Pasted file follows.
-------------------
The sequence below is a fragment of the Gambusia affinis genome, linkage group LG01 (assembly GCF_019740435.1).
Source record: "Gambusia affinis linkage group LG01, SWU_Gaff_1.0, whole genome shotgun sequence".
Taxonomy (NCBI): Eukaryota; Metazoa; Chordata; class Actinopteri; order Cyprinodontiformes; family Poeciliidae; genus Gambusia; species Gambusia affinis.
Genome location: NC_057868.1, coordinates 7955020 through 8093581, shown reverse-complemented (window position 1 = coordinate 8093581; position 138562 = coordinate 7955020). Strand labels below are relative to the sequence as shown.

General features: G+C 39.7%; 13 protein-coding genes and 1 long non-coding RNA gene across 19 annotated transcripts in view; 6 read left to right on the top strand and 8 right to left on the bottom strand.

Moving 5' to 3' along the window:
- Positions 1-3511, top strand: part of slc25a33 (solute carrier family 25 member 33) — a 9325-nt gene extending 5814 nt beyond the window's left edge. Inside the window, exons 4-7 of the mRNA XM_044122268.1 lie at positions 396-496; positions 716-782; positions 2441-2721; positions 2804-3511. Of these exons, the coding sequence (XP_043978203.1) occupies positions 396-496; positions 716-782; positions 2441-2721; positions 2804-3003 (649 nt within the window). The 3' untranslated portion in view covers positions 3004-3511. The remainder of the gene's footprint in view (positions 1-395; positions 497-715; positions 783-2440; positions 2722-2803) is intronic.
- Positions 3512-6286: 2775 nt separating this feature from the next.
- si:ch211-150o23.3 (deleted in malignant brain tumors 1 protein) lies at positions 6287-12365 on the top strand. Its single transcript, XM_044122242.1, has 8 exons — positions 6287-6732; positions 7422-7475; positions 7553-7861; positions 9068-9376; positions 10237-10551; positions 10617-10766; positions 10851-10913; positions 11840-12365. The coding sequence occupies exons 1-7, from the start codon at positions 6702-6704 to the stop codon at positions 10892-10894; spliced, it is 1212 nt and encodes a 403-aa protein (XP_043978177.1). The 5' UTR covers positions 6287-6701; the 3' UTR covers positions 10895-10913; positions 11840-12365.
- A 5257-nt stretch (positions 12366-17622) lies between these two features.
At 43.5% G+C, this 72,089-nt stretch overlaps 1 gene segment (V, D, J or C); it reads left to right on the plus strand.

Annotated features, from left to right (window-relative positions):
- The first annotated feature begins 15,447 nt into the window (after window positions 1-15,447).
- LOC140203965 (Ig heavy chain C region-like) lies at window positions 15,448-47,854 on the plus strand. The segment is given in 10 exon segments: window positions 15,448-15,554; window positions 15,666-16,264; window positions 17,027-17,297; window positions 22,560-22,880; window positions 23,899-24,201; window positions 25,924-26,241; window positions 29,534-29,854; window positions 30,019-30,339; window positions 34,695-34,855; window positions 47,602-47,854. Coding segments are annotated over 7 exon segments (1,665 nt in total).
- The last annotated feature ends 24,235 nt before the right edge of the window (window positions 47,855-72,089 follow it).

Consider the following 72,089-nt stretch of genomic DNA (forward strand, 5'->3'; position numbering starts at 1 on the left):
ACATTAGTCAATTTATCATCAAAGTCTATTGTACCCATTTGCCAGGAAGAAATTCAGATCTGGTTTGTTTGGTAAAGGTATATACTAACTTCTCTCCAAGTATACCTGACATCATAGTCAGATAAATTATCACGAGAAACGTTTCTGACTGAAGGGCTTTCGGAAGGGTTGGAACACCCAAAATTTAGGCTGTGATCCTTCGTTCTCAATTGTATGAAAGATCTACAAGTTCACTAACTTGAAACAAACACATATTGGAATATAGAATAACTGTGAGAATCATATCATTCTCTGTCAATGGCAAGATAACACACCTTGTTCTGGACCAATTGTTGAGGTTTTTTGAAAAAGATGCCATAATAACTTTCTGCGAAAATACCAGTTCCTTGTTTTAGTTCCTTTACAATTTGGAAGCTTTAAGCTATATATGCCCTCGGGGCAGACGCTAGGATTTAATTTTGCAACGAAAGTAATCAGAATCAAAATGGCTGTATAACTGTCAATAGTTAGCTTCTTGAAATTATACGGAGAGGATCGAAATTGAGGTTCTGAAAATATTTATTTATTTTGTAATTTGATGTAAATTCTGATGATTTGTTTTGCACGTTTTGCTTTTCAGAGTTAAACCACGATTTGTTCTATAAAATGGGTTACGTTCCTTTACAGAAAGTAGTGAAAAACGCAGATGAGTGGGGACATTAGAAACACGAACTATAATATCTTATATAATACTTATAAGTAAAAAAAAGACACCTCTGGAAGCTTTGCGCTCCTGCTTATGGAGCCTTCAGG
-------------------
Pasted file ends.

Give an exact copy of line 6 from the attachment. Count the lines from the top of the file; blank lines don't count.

Moving 5' to 3' along the window: